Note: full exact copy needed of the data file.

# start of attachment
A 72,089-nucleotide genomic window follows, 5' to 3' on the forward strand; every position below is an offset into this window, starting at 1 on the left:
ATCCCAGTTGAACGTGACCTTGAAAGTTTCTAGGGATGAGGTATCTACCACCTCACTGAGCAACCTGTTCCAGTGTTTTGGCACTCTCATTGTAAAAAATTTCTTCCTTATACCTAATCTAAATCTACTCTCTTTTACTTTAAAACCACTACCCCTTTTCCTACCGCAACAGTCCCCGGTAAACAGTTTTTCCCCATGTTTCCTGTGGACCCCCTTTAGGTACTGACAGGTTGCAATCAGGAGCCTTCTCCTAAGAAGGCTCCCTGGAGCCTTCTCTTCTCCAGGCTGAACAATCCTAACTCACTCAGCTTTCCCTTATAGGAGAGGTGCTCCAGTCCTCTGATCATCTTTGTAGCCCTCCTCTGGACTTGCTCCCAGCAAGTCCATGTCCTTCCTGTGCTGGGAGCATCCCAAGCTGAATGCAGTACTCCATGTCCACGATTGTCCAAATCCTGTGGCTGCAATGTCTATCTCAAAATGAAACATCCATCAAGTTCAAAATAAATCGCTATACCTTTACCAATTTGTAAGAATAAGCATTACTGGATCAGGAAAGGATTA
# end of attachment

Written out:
A 72,089-nucleotide genomic window follows, 5' to 3' on the forward strand; every position below is an offset into this window, starting at 1 on the left:
ATCCCAGTTGAACGTGACCTTGAAAGTTTCTAGGGATGAGGTATCTACCACCTCACTGAGCAACCTGTTCCAGTGTTTTGGCACTCTCATTGTAAAAAATTTCTTCCTTATACCTAATCTAAATCTACTCTCTTTTACTTTAAAACCACTACCCCTTTTCCTACCGCAACAGTCCCCGGTAAACAGTTTTTCCCCATGTTTCCTGTGGACCCCCTTTAGGTACTGACAGGTTGCAATCAGGAGCCTTCTCCTAAGAAGGCTCCCTGGAGCCTTCTCTTCTCCAGGCTGAACAATCCTAACTCACTCAGCTTTCCCTTATAGGAGAGGTGCTCCAGTCCTCTGATCATCTTTGTAGCCCTCCTCTGGACTTGCTCCCAGCAAGTCCATGTCCTTCCTGTGCTGGGAGCATCCCAAGCTGAATGCAGTACTCCATGTCCACGATTGTCCAAATCCTGTGGCTGCAATGTCTATCTCAAAATGAAACATCCATCAAGTTCAAAATAAATCGCTATACCTTTACCAATTTGTAAGAATAAGCATTACTGGATCAGGAAAGGATTA